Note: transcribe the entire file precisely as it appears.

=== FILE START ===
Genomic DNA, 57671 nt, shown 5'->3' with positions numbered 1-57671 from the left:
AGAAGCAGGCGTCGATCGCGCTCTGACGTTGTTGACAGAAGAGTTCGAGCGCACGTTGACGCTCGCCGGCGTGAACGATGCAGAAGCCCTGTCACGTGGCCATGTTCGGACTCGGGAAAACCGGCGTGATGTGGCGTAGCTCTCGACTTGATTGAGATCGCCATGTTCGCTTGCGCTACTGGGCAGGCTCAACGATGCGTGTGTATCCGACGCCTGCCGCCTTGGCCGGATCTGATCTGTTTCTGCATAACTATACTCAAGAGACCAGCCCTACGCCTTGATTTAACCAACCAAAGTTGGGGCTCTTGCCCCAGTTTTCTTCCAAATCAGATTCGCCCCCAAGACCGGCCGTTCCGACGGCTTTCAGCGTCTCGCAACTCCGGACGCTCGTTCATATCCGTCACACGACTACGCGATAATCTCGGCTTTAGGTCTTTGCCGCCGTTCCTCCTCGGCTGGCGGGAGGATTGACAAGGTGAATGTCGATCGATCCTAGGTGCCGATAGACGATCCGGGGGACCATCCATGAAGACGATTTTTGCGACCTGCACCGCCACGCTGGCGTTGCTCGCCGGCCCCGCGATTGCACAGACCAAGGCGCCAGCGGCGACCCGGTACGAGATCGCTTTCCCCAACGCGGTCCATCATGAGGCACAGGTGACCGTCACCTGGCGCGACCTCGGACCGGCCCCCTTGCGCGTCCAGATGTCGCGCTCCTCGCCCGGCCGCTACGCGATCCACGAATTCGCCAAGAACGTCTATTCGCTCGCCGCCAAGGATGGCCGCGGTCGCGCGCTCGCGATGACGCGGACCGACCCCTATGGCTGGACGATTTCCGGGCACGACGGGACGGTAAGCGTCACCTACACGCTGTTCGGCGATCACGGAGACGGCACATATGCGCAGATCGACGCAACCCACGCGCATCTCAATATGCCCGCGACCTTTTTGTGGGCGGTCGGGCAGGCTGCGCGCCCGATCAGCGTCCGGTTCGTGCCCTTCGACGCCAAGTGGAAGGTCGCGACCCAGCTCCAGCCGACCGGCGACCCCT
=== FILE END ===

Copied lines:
Genomic DNA, 57671 nt, shown 5'->3' with positions numbered 1-57671 from the left:
AGAAGCAGGCGTCGATCGCGCTCTGACGTTGTTGACAGAAGAGTTCGAGCGCACGTTGACGCTCGCCGGCGTGAACGATGCAGAAGCCCTGTCACGTGGCCATGTTCGGACTCGGGAAAACCGGCGTGATGTGGCGTAGCTCTCGACTTGATTGAGATCGCCATGTTCGCTTGCGCTACTGGGCAGGCTCAACGATGCGTGTGTATCCGACGCCTGCCGCCTTGGCCGGATCTGATCTGTTTCTGCATAACTATACTCAAGAGACCAGCCCTACGCCTTGATTTAACCAACCAAAGTTGGGGCTCTTGCCCCAGTTTTCTTCCAAATCAGATTCGCCCCCAAGACCGGCCGTTCCGACGGCTTTCAGCGTCTCGCAACTCCGGACGCTCGTTCATATCCGTCACACGACTACGCGATAATCTCGGCTTTAGGTCTTTGCCGCCGTTCCTCCTCGGCTGGCGGGAGGATTGACAAGGTGAATGTCGATCGATCCTAGGTGCCGATAGACGATCCGGGGGACCATCCATGAAGACGATTTTTGCGACCTGCACCGCCACGCTGGCGTTGCTCGCCGGCCCCGCGATTGCACAGACCAAGGCGCCAGCGGCGACCCGGTACGAGATCGCTTTCCCCAACGCGGTCCATCATGAGGCACAGGTGACCGTCACCTGGCGCGACCTCGGACCGGCCCCCTTGCGCGTCCAGATGTCGCGCTCCTCGCCCGGCCGCTACGCGATCCACGAATTCGCCAAGAACGTCTATTCGCTCGCCGCCAAGGATGGCCGCGGTCGCGCGCTCGCGATGACGCGGACCGACCCCTATGGCTGGACGATTTCCGGGCACGACGGGACGGTAAGCGTCACCTACACGCTGTTCGGCGATCACGGAGACGGCACATATGCGCAGATCGACGCAACCCACGCGCATCTCAATATGCCCGCGACCTTTTTGTGGGCGGTCGGGCAGGCTGCGCGCCCGATCAGCGTCCGGTTCGTGCCCTTCGACGCCAAGTGGAAGGTCGCGACCCAGCTCCAGCCGACCGGCGACCCCT